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Paris and Montreal – Euroconsult, the leading international research and analysis firm specialized in the space sector, today announced that global budgets for space programs have reached a plateau of roughly $70 billion, confirming a slowdown in expansion experienced by the space industry for the last 10 years. According to Euroconsult’s new report “Profiles of Government Space Programs: Analysis of 60 Countries & Agencies,” Space programs received a short-term boost in recent years from several governments to counter the economic crisis. However, they must now undergo even more stringent budget constraints exemplified by the European public debt crisis and the U.S. Budget Control Act of 2011. In addition, the decrease of global funding for space programs is also the consequence of the inherently cyclical nature of public investment in certain space applications and programs, particularly when related to the procurement of operational systems. New leading and emerging space programs in Asia, Latin America and Middle East/Africa will represent the first budget growth driver confirming a changing environment for the global space sector.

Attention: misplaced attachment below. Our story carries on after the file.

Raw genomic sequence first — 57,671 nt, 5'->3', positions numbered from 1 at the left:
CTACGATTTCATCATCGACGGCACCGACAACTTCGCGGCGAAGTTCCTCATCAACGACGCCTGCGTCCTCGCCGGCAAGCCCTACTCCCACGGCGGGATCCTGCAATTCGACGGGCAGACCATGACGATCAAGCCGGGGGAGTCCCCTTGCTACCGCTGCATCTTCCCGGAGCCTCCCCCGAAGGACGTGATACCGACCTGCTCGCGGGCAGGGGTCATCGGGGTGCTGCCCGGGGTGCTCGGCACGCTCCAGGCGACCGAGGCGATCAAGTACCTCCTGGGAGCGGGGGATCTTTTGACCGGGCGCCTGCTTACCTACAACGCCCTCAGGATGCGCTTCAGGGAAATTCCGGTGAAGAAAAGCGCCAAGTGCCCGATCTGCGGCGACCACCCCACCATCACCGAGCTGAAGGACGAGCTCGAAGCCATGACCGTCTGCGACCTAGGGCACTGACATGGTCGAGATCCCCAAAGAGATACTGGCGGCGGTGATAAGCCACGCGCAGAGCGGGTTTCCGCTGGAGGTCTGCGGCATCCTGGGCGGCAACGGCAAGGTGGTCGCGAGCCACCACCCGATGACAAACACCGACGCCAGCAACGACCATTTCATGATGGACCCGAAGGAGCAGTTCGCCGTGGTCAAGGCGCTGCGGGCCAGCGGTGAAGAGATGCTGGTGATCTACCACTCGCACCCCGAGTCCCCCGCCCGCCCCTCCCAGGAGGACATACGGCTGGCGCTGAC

Paris & Montreal – Euroconsult, the leading international research and analysis firm specializing in the satellite and space sectors, today forecast that the number of satellite communications terminals in the global maritime market will nearly double over the next decade, with a compound annual growth rate (CAGR) of 7% over the 10-year period. While MSS terminals are still expected to account for the majority of terminals deployed over the decade, VSAT service providers should gain significant market share in terms of revenue in the coming 10 years.
Paris and Montreal – Euroconsult, the leading international consulting and analyst firm specializing in the satellite and space sectors, announced today that it expects prospects for the satellite industry to remain favorable over the decade in a variety of areas. The next ten years should see continued growth for commercial markets, while at the same time stagnating growth for government spending should be expected at least through mid-decade.
Paris and Montreal – Despite ongoing budget cutbacks and measures of fiscal restraint, governments will continue to drive the Earth observation (EO) industry over the coming decade through new satellites and a growing demand for data. According to Euroconsult, the leading international research and consulting firm specialized in the satellite sector, the expansion in EO satellite missions impacts the entire value-chain, from manufacturing to data supply and services for an ever-growing number of end-users. Geographical expansion will also play a role in future growth as new government initiatives emerge and commercial data distribution networks proliferate across the globe.